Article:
Linda Williams, 76, from High Wycombe, "hates funerals" and wanted to "dance the night away" with her friends instead.
A 76-year-old woman with terminal cancer has decided to throw a party instead of a funeral. High Wycombe resident, Linda Williams was sick of having to attend the hospital so frequently for her cancer treatment, so she decided to change her plans and "dance the night away" with her friends, according to the BBC. "I had an absolute blast," the former Tai Chi instructor said, who made a bucket list of things she wanted to do before her time ran out after learning she had cancer a year ago. Her desire to laugh and have fun in the face of fear has struck a nerve with many people online. "I've never been to a good funeral; they're miserable things, so I decided I wanted a celebration of my life," she said.
Before the party, she ticked off her dream of flying in a Spitfire. Her parents were both in the RAF, and she grew up near their base in Walters Ash, where she would see those planes flying over the house. She said, "[It was] absolutely crazy, fantastic and more than I ever wished for," explaining that her son followed the Spitfire in a chaser plane
Her 1940s-themed party was celebrated in October and was centered around the Battle of Britain. "I themed my party around the Battle of Britain, which felt perfect because the 1940s were all about pulling together when you have nothing and sacrificing to keep your freedom," she said. She dressed up as a Spitfire pilot and wore a parachute tied to her back, which made it seem like she had just jumped out of the plane.
However, Ms. Williams almost didn't make it to the party. She spoke about how she continued to hold on to hope. "I very nearly died just before it, but I thought, 'I am going to flipping well get there'. I just decided I would go for it, and everybody had a phenomenal time," she said. "I was so excited that I got there at 6 p.m., but it didn't kick off until half past seven. My legs were swollen, but I still managed to dance all night, and I had lots of lovely cuddles," she said. "I didn't leave until one in the morning; I was high on adrenaline, and I slept for nearly two days after." Ms. Williams extends her gratitude to her friends who helped her organize the party.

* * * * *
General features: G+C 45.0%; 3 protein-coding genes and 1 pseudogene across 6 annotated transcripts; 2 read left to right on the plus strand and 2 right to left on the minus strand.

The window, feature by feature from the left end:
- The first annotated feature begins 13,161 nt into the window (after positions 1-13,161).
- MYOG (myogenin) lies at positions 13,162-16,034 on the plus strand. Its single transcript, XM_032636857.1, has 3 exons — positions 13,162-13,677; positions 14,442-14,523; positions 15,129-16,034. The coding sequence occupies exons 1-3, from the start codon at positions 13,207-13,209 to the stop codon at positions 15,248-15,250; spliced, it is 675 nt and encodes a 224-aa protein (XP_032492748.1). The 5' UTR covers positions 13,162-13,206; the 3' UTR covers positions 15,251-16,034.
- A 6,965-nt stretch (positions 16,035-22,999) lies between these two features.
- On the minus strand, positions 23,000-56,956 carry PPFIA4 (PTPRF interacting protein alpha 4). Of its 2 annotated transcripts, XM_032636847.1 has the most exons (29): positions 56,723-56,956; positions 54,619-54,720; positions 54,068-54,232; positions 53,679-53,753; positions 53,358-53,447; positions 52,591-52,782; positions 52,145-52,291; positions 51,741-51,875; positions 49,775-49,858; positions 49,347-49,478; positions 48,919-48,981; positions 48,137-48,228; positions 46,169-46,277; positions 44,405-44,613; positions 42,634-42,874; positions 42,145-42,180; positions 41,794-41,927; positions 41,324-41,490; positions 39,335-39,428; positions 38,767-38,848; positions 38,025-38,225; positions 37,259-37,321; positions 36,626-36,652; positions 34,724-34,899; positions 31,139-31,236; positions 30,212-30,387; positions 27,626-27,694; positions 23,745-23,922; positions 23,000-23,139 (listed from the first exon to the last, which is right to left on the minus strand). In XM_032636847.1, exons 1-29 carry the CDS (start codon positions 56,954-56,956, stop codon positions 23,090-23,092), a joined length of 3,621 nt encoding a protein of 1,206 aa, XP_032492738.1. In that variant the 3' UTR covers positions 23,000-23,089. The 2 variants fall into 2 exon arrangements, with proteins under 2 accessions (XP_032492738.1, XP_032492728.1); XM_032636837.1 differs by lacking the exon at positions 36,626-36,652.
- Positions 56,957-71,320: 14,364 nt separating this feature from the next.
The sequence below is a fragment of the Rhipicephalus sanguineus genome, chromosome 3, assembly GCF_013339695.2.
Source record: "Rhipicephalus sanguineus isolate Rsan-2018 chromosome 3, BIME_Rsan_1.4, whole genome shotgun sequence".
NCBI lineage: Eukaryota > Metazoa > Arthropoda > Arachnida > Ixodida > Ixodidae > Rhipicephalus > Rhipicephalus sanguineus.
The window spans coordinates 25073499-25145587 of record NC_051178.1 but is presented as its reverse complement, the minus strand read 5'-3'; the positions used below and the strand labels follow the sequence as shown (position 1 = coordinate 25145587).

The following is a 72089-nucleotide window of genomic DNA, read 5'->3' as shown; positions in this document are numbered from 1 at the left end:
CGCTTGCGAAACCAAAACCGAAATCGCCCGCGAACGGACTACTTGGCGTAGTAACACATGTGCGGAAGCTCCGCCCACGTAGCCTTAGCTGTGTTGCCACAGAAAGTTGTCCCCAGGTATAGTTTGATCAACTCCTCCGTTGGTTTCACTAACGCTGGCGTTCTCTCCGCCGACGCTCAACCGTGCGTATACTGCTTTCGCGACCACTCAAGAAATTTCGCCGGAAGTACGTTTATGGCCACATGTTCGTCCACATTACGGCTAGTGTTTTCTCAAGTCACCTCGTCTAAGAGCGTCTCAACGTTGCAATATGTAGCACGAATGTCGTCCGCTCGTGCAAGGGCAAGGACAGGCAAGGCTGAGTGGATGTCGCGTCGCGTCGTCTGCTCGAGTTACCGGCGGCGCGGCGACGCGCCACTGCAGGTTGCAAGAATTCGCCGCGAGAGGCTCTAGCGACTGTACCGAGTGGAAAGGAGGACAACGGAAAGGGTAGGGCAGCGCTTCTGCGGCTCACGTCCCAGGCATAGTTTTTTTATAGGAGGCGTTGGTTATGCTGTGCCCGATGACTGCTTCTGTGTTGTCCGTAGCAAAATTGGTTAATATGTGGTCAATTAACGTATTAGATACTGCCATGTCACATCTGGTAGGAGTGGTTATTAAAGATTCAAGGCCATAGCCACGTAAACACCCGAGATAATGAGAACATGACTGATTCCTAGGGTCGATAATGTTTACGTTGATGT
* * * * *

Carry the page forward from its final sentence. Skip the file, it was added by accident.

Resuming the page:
She met most of her friends at the Lindy Hop dance class she attended at the age of 69. One of them, Jo Oxlade, was ecstatic to be a part of the celebration. "Linda was very clear with us from the start that this party would go ahead whether she was here or not," she said. "[Linda] said, 'If I'm there on the night, I want this song, but if I have died, I want a different song,' so we had very clear instructions." Oxlade describes Ms. Williams as "amazing" and "inspiring" and is more than glad to have become friends with her. Moreover, the life of the party credited her "wonderful" nurses from Rennie Grove Hospice Care for keeping her alive and healthy enough to attend the party.
"They saved my life on that occasion, which meant I could attend my own party celebrating friendship, camaraderie and the joy of dance," she added. Fiona O'Neill, a senior nurse at the hospice, said: "Lin is such a fighter; she made sure that she pulled through and made it to her party. She always sees the positive in life and is a real pleasure to care for." Her will and courage inspired many people, who applauded Ms. Williams for being able to have fun. "Quite honorable and full of wisdom for all of us to think about. A celebration of life and acceptance that death will all come our way," commented Instagram user, @rkostphotography.